Trenance cottages are thought to have been converted from the remains of an old malthouse which had fallen out of use by 1840. In the 1970s, the cottages were used as a private museum. Since then they have undergone a community-led restoration project to create the tearoom, a function room and a free public museum which explores the history of tourism in Newquay.

  39. Cross the bridge and turn right to keep following parallel to the road. Continue until, just before the path goes beneath the viaduct, you reach a Public Footpath sign at the bottom of a flight of steps.

    Newquay Zoo is a short distance further along the road beneath the viaduct and can be reached via the pedestrian crossing just before the viaduct.

    Newquay Zoo opened in 1969 by the Newquay district council, went into private ownership in the 1990s and is now part of a larger conservation charity which also includes Paignton Zoo. Newquay Zoo increasingly holds endangered species and has a number of successful conservation breeding programmes including the Red Panda.

  40. Turn left and go up the steps. Keep right where paths join from the left to keep climbing the steps. When you eventually reach the top, follow the path until it emerges into a turning area appropriately outside Newquay Hospital.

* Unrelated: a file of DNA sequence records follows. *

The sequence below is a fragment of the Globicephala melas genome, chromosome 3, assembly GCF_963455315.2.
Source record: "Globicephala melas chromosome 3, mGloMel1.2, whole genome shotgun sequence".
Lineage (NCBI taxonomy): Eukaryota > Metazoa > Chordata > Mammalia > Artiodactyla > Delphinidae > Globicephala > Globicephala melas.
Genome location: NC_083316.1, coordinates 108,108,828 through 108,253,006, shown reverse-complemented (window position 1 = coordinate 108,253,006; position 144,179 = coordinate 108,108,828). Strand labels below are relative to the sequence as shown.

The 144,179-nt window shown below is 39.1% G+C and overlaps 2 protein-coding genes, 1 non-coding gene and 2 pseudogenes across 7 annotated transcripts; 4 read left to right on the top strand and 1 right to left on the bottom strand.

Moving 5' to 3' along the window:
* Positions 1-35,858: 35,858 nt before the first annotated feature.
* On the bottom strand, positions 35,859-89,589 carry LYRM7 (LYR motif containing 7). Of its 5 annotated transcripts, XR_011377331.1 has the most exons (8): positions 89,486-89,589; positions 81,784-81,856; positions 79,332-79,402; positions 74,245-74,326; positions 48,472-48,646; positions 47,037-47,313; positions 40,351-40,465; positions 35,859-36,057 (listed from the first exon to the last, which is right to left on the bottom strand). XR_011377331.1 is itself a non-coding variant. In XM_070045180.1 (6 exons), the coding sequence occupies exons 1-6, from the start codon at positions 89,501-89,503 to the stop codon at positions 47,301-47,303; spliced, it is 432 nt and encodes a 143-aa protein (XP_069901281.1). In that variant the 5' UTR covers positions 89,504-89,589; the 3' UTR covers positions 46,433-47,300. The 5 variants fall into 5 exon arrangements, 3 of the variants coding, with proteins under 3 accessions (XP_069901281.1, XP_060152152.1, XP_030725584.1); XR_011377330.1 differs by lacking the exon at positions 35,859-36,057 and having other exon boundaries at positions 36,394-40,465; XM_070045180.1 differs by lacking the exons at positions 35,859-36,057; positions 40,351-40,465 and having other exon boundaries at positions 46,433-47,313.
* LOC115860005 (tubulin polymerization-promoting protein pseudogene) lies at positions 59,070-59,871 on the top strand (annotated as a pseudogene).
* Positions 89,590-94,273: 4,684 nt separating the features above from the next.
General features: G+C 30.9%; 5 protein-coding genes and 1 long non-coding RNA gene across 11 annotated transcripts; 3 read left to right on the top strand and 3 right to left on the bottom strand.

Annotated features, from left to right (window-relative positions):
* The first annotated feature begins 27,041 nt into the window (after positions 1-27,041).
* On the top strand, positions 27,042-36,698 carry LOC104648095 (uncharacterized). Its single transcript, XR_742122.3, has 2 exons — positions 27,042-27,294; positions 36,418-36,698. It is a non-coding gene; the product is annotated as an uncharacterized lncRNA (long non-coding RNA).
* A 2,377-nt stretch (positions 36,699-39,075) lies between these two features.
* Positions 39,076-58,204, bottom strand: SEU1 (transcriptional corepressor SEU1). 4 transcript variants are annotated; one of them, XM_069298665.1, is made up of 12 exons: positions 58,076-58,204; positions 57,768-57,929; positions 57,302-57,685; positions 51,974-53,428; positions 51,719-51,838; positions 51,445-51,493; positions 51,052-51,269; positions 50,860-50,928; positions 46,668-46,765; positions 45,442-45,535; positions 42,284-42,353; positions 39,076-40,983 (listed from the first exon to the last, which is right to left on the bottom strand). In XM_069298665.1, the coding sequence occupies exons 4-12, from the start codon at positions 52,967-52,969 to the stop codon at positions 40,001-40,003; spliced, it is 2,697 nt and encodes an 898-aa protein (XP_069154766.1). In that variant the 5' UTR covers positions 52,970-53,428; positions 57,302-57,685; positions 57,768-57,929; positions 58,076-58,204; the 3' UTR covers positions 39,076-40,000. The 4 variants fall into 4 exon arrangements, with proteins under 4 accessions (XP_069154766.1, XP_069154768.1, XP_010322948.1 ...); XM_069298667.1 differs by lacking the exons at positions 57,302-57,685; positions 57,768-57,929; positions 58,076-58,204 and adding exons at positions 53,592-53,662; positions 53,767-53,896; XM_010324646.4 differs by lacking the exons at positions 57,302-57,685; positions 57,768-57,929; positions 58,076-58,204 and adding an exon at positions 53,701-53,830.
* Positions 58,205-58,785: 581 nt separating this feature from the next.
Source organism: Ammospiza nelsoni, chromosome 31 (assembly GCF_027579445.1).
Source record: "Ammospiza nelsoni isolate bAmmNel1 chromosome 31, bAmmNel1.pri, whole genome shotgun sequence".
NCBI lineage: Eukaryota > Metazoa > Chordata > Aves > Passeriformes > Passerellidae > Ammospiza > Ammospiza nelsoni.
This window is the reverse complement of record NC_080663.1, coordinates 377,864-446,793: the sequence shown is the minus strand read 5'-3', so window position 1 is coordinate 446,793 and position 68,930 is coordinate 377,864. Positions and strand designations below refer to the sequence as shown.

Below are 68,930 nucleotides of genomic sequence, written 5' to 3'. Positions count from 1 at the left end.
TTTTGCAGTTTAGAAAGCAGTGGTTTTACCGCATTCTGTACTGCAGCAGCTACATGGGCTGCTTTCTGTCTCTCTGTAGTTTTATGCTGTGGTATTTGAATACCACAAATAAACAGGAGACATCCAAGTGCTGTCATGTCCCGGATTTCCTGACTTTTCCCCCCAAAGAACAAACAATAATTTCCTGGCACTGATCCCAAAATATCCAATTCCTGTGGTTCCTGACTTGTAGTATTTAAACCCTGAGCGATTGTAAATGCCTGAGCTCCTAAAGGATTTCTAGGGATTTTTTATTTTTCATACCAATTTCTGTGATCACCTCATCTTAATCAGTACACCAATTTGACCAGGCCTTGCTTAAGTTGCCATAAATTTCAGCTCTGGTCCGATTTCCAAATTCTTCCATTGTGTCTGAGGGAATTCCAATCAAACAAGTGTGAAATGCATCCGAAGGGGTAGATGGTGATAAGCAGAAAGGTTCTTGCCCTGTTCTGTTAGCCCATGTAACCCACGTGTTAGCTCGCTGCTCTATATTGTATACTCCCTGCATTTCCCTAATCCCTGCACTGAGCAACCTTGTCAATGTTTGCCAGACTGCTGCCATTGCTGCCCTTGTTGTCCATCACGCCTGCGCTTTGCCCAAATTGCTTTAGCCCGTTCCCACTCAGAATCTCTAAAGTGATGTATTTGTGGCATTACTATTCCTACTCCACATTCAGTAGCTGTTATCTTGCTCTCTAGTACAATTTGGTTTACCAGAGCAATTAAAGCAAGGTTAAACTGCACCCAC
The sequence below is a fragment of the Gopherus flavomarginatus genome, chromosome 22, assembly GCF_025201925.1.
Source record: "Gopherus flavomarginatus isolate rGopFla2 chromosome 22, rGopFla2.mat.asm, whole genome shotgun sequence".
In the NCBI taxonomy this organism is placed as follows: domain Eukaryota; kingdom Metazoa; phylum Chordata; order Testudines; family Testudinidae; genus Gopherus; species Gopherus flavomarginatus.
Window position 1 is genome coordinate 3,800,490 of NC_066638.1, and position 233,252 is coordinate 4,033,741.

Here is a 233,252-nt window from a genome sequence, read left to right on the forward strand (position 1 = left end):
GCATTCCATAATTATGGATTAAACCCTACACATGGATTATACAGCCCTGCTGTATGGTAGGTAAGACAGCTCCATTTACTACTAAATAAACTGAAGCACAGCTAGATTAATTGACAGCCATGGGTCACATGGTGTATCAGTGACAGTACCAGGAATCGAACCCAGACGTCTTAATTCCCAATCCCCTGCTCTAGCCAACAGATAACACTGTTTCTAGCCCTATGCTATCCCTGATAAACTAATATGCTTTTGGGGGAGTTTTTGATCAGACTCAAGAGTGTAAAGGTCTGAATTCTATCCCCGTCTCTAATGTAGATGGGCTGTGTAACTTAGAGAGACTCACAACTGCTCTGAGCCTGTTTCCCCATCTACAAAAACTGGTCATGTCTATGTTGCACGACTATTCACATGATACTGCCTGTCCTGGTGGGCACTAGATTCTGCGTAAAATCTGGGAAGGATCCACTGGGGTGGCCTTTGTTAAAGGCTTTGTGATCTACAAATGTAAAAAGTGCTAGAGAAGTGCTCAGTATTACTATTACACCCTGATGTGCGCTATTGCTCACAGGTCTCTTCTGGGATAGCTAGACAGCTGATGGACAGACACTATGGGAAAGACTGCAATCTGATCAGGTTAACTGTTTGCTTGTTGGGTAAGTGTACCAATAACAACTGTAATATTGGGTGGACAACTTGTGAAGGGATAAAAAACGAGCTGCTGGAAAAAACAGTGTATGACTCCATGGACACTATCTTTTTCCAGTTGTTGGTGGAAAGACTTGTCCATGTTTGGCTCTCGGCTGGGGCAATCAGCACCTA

During the 1840s, the Victorian entrepreneur Joseph Treffry created a horse-drawn tramway from the area around Bugle to his port in Par. In 1849, the tramway was extended through St Dennis to Newquay, in an ambitious scheme to export from the mines to both coasts. In Newquay the tramway ran along the trackbed of what is now the railway line, over the Trenance viaduct and beside the current station but rather than terminating here, it continued through the town to the harbour.

  41. Turn right and follow the road away from the hospital until you reach a junction to the right.
  42. Bear right to follow the pavement along the road to the right; follow this until it ends at a T-junction.
  43. At the junction, turn right and follow the road around a bend to the left until it also ends in a T-junction.

    In 1873 the Cornwall Mineral Railway took over the line to Newquay with a view to exporting iron and china clay but the demand for transport was less than expected. The line was therefore opened to passengers in 1876 in an attempt to diversify and the railway station was built in 1877, providing access to Newquay's array of golden beaches. After buying the line to Newquay in 1896, the Great Western Railway ran a poster campaign to entice city dwellers to discover the wonders of Cornwall. This proved hugely successful and a number of hotels were built in Newquay to accommodate the surge in tourism. Passengers were originally taken from the station to their hotels in horse-drawn taxis.

  44. When you reach the junction, cross to the cycle/pedestrian track opposite (there is a pedestrian crossing just past the shops on the right) and follow this beneath a bridge and alongside a tarmacked lane to reach the junction where you started the walk.

    The pedestrian and cycle route is known locally as "the Tram Track" as this is the trackbed of Treffry's tramway leading to the harbour. It continued to be used as a rail link to the harbour until 1926.